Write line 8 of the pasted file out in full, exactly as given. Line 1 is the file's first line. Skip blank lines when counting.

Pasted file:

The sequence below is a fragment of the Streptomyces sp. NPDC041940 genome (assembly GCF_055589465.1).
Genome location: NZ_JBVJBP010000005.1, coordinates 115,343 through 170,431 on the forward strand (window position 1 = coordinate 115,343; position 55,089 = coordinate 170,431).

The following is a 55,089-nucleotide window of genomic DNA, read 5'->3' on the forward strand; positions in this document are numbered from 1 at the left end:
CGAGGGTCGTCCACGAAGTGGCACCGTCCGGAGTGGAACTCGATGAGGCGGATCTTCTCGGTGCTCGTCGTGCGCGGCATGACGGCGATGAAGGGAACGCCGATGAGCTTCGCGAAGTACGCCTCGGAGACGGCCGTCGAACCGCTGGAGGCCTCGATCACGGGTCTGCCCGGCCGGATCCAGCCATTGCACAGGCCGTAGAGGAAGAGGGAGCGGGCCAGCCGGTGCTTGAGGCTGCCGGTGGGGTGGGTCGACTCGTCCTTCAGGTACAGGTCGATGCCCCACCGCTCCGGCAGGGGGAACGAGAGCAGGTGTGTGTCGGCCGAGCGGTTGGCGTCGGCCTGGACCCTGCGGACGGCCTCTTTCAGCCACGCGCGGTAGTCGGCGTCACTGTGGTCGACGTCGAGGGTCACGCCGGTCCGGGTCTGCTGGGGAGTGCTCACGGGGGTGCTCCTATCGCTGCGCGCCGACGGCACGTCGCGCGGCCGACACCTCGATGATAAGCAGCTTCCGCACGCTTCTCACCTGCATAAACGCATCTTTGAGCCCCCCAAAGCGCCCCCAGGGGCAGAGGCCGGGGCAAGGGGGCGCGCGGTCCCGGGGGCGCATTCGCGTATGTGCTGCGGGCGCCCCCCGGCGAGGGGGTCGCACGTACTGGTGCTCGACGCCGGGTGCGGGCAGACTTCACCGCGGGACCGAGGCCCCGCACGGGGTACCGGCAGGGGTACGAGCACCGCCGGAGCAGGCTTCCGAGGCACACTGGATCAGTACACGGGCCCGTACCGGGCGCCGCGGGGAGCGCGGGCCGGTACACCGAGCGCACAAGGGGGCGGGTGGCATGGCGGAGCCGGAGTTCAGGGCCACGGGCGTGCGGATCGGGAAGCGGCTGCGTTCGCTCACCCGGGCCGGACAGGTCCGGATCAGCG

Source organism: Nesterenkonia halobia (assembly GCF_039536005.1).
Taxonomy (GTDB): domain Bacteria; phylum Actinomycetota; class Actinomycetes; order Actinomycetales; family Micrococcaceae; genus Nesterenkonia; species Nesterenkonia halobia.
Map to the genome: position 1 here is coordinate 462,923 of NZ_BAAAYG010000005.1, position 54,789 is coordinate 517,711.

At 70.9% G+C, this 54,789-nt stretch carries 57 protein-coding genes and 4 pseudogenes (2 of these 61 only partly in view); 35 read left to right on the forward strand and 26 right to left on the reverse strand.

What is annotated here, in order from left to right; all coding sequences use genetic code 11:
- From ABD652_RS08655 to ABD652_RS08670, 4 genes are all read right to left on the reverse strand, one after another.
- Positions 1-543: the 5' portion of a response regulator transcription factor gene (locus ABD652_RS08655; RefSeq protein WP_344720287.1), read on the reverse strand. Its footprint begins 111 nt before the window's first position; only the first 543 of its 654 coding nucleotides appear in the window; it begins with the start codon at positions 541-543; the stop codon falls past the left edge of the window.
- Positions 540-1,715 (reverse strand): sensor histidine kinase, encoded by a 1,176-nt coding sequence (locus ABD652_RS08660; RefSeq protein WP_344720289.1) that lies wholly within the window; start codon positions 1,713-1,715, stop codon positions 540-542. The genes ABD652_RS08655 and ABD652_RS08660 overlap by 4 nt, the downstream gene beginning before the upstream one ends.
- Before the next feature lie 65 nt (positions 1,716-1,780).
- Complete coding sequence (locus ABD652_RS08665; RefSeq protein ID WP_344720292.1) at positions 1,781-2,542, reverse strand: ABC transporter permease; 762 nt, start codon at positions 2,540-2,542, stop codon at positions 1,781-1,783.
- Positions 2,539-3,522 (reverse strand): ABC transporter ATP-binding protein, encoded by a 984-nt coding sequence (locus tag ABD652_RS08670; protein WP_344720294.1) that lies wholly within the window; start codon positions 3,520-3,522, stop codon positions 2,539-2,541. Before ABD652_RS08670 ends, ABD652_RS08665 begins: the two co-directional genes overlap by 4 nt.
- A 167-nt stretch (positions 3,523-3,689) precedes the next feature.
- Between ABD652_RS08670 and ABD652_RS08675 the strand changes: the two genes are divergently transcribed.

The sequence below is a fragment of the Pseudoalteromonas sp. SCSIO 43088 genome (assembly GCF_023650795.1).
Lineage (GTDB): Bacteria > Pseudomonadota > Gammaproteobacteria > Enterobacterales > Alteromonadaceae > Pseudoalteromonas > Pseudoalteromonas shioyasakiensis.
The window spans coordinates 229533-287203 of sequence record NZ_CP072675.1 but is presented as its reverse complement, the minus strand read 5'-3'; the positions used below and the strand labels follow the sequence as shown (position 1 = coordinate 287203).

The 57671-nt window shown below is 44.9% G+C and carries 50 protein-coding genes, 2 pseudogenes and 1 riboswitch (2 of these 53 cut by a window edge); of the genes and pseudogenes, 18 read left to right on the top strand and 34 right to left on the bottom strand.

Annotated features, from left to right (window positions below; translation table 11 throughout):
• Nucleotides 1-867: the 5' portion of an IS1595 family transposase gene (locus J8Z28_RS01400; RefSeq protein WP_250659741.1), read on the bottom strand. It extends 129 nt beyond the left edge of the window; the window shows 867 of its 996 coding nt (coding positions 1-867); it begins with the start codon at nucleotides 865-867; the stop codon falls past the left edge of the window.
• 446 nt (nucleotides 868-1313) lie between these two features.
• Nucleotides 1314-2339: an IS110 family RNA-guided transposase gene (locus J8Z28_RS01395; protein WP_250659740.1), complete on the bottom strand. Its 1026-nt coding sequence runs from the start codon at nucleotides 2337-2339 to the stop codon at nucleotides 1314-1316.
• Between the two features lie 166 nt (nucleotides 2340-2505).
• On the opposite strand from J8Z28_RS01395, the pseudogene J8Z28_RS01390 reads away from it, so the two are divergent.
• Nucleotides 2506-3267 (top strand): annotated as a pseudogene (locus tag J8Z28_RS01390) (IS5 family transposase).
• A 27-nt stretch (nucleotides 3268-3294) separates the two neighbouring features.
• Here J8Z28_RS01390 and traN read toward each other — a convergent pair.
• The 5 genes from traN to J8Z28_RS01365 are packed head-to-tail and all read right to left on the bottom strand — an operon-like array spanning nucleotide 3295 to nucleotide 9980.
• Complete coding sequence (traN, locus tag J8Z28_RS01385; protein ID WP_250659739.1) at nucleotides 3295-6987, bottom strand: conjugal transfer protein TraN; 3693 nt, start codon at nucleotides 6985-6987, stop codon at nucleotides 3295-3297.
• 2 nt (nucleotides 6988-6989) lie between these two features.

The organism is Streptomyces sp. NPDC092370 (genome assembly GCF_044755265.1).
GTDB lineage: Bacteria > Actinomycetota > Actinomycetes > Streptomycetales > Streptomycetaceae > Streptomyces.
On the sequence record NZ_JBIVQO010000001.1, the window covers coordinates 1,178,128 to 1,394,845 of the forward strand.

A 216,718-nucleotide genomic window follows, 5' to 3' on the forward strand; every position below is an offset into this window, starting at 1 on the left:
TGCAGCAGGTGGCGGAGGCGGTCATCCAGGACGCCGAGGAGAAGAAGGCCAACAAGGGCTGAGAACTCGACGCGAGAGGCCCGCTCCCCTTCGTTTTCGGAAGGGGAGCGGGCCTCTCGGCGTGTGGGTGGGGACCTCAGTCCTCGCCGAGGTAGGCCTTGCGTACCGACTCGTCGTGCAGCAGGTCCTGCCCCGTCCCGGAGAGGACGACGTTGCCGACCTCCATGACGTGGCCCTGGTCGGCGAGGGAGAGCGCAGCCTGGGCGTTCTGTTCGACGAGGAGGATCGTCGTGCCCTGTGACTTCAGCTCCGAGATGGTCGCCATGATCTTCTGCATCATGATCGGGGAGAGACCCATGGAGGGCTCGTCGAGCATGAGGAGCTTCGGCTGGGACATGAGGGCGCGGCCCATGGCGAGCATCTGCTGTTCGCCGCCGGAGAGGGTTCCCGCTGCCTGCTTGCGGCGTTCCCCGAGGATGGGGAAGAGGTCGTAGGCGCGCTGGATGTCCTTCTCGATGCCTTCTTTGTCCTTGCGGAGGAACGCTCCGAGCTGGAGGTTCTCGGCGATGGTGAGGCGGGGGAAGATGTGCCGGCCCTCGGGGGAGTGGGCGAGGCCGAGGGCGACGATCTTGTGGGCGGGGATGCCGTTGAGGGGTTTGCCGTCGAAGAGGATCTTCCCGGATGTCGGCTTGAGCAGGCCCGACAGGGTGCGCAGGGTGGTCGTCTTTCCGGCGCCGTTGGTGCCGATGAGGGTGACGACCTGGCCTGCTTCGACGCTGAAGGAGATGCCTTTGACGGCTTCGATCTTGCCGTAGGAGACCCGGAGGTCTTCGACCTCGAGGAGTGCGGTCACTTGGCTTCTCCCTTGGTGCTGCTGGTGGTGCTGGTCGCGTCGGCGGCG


At 70.9% G+C, this 54,789-nt stretch carries 57 protein-coding genes and 4 pseudogenes (2 of these 61 only partly in view); 35 read left to right on the forward strand and 26 right to left on the reverse strand.